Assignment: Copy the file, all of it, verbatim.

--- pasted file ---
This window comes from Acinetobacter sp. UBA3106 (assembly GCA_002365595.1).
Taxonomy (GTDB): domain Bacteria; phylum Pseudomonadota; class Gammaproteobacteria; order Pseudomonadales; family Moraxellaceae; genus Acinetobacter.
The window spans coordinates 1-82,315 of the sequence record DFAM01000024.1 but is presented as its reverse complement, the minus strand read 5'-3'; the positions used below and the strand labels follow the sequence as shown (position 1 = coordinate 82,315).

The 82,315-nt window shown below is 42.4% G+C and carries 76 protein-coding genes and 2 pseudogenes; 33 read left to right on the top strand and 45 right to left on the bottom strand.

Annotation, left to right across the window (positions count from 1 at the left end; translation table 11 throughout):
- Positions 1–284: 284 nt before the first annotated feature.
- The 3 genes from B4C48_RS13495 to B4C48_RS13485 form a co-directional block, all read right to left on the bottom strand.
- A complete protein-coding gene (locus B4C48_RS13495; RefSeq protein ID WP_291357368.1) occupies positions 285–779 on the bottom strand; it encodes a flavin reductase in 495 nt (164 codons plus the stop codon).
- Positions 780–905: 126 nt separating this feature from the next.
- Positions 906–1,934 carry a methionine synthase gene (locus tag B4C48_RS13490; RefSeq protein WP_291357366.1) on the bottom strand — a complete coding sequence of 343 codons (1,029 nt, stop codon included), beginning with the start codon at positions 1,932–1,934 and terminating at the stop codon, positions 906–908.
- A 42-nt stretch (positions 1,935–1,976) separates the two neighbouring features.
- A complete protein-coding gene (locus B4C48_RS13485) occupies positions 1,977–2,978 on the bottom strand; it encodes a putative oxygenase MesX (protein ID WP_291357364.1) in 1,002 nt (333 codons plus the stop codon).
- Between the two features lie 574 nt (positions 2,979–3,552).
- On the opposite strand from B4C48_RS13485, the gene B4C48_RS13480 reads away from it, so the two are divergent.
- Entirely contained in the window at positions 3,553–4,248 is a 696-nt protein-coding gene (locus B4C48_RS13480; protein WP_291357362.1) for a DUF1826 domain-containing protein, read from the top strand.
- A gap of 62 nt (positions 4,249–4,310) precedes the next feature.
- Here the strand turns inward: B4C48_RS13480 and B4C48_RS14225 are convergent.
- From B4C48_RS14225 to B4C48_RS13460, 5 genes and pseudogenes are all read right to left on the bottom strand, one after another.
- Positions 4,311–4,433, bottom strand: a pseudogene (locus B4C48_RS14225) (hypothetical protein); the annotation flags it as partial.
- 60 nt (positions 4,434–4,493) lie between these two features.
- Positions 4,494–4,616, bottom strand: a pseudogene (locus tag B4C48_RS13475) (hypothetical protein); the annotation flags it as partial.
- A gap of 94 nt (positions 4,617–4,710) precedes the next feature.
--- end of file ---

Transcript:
This window comes from Acinetobacter sp. UBA3106 (assembly GCA_002365595.1).
Taxonomy (GTDB): domain Bacteria; phylum Pseudomonadota; class Gammaproteobacteria; order Pseudomonadales; family Moraxellaceae; genus Acinetobacter.
The window spans coordinates 1-82,315 of the sequence record DFAM01000024.1 but is presented as its reverse complement, the minus strand read 5'-3'; the positions used below and the strand labels follow the sequence as shown (position 1 = coordinate 82,315).

The 82,315-nt window shown below is 42.4% G+C and carries 76 protein-coding genes and 2 pseudogenes; 33 read left to right on the top strand and 45 right to left on the bottom strand.

Annotation, left to right across the window (positions count from 1 at the left end; translation table 11 throughout):
- Positions 1–284: 284 nt before the first annotated feature.
- The 3 genes from B4C48_RS13495 to B4C48_RS13485 form a co-directional block, all read right to left on the bottom strand.
- A complete protein-coding gene (locus B4C48_RS13495; RefSeq protein ID WP_291357368.1) occupies positions 285–779 on the bottom strand; it encodes a flavin reductase in 495 nt (164 codons plus the stop codon).
- Positions 780–905: 126 nt separating this feature from the next.
- Positions 906–1,934 carry a methionine synthase gene (locus tag B4C48_RS13490; RefSeq protein WP_291357366.1) on the bottom strand — a complete coding sequence of 343 codons (1,029 nt, stop codon included), beginning with the start codon at positions 1,932–1,934 and terminating at the stop codon, positions 906–908.
- A 42-nt stretch (positions 1,935–1,976) separates the two neighbouring features.
- A complete protein-coding gene (locus B4C48_RS13485) occupies positions 1,977–2,978 on the bottom strand; it encodes a putative oxygenase MesX (protein ID WP_291357364.1) in 1,002 nt (333 codons plus the stop codon).
- Between the two features lie 574 nt (positions 2,979–3,552).
- On the opposite strand from B4C48_RS13485, the gene B4C48_RS13480 reads away from it, so the two are divergent.
- Entirely contained in the window at positions 3,553–4,248 is a 696-nt protein-coding gene (locus B4C48_RS13480; protein WP_291357362.1) for a DUF1826 domain-containing protein, read from the top strand.
- A gap of 62 nt (positions 4,249–4,310) precedes the next feature.
- Here the strand turns inward: B4C48_RS13480 and B4C48_RS14225 are convergent.
- From B4C48_RS14225 to B4C48_RS13460, 5 genes and pseudogenes are all read right to left on the bottom strand, one after another.
- Positions 4,311–4,433, bottom strand: a pseudogene (locus B4C48_RS14225) (hypothetical protein); the annotation flags it as partial.
- 60 nt (positions 4,434–4,493) lie between these two features.
- Positions 4,494–4,616, bottom strand: a pseudogene (locus tag B4C48_RS13475) (hypothetical protein); the annotation flags it as partial.
- A gap of 94 nt (positions 4,617–4,710) precedes the next feature.